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   Past Articles Library | Landscape Ideas & Garden Plants | Mulching

Mulch Gardening 101


Traditional farming techniques have been used for centuries.  These techniques began with primitive hoeing and moved on to the horse and plow.  In modern times, the tractor and combine took over tilling the soil.  But through research, we have begun to learn that this approach is not the best and in fact destroys the natural soil balance.

In the 1970’s, soil preparation began to move toward no-till techniques but while this was a movement forward it still did not improve the natural balance of the soil.  The best outcome to this new approach was that it reduced soil erosion compared to the traditional tilling method.

Today, we know more about soil formation and how important it is to keep the soil structure intact.  Soil, by nature, is a living, breathing organism that is made up of organic and inorganic materials.  If this is hard to believe just take a look at the soil in a forest.  This type of soil is full or worms, bugs, fungi, plant material in different stages of decomposition and different types of stones.  The diversity and intactness of the soil is what makes it extremely fertile.   While forest soils are nature made, the principles behind their construction are easily mimicked in the home garden.

To aid in the planting process, the mulch garden will need to be constructed in the fall and allowed to sit until the spring.  The first step to this process is to gather the materials needed for this project.  This includes a lawn mower, cardboard or newspaper, compost and/or manure and mulch.  The mulch is very open-ended.  It can consist of hay, straw, leaves, grass clippings, sawdust, woodchips or a combination of ingredients. 

Once the materials have been gathered the process can begin.  The first step is to mow the area down where you want the mulch garden.  There is no reason to bag the material.  These clippings will provide organic matter to the garden.  The next step is to cover the area with cardboard or newspaper.  If using cardboard, try to get the corrugated type.  This type of cardboard is thick and is held together with a hide-based glue that beneficial soil bacteria love.  If using newspaper, avoid the paper with a shiny finish and use five layers in place of cardboard.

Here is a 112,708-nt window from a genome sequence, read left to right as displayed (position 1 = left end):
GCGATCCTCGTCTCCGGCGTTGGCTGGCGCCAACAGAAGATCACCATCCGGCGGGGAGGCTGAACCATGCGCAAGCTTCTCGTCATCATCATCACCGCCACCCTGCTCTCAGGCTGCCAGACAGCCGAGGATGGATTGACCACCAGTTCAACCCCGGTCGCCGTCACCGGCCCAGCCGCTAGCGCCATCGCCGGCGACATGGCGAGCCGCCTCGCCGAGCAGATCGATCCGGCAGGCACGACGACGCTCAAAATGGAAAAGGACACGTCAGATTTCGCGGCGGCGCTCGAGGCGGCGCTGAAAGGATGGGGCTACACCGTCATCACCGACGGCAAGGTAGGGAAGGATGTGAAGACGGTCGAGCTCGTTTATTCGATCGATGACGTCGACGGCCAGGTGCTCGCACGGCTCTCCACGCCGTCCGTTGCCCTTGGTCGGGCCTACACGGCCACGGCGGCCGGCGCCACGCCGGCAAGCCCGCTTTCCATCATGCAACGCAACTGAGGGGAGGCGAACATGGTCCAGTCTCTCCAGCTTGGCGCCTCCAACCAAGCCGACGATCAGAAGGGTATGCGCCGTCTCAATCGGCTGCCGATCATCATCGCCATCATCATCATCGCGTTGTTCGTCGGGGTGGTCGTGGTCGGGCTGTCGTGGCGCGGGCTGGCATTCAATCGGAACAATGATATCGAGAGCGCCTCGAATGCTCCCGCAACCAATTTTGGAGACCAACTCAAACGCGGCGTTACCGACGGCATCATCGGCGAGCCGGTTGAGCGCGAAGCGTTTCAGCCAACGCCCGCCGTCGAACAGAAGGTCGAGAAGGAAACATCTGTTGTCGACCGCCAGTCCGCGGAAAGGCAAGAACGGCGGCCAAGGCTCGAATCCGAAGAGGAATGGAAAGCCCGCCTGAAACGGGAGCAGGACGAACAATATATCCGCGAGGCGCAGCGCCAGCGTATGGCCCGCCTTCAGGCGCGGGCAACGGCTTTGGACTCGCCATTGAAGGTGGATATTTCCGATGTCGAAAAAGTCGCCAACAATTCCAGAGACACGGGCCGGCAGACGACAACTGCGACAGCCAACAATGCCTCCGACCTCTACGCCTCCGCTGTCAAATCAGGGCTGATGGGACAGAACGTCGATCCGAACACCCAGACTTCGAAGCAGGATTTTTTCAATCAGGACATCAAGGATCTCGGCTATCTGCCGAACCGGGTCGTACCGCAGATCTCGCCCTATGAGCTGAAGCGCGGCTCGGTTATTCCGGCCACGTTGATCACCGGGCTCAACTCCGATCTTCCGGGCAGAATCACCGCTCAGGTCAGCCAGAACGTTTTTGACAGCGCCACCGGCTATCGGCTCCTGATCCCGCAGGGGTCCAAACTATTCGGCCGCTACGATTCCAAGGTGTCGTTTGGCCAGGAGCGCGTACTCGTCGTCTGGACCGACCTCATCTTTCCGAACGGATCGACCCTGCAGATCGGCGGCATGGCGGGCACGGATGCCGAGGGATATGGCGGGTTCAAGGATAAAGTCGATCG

After the cardboard has been laid, top it off with a thick layer of compost and/or manure.  The final layer for the mulch garden is the trickiest.  It consists of your choice of mulch.  If you use only one type of mulch, you are setting up your mulch garden to be unbalanced in carbon and nitrogen.  To prevent this unbalance from occurring, simply make it a rule to mix brown mulch with green mulch.  An example of how this works begins with the use of brown leaves in the fall.  These leaves are high in carbon and will need to be mixed with something green such as grass clippings.  Once all the layers have been laid, the mulch garden should now be about 12-inches in height.

At this point, let your garden set all winter long.  Some individuals with chickens allow their birds to peck around the newly formed mulch garden.  These animals will eat any weed seeds, deposit manure, and mix the mulch.  If you do not have chickens or do not have neighbors with a chicken tractor, you can still mulch garden successfully.

In the spring, the mulch garden will be ready to plant.  While the garden can be planted into right after its construction, it is easier to get through the cardboard after it has sat through the moisture of the fall and winter months.

To plant into the mulch garden, simply move the mulch layer to the side and cut through the cardboard.  If planting seeds, just cut a trench down through the cardboard and plant directly into the trench.  Do not immediately place the mulch on top of the trench.  The wall of mulch around the trench helps keep the area warm and speeds up the germination process.  Cover the seeded area with the mulch, once the seeds have germinated.

If planting plants, the process is the same but instead of cutting a trench treat the cardboard like landscape cloth.  This means that you simply cut an “X” in the cardboard and plant in the “X.”  If mature plants are used, move the mulch back over the area.  If seedlings are used, allow them to grow some before moving the mulch back to the area.

Once the mulch garden is planted, there is no need to water or apply a supplemental fertilizer.  The created soil structure will keep the soil moist and productive.

After the gardening season is over, the only maintance that needs to be done is to add one and a half to three inches of new mulch.  This process will need to be done every year as long as the mulch garden is used.

So this year, consider selling your tiller in exchange for a healthier soil and lifestyle.  The planet and its resources will thank you.


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Keep Seedlings Moist

When you have just planted seeds, keep the soil moist until germination.

If the soil dries out, the seeds will die.

After germination, allow the soil to dry out a bit between waterings, but keep a close eye on the seedlings until they are well established.

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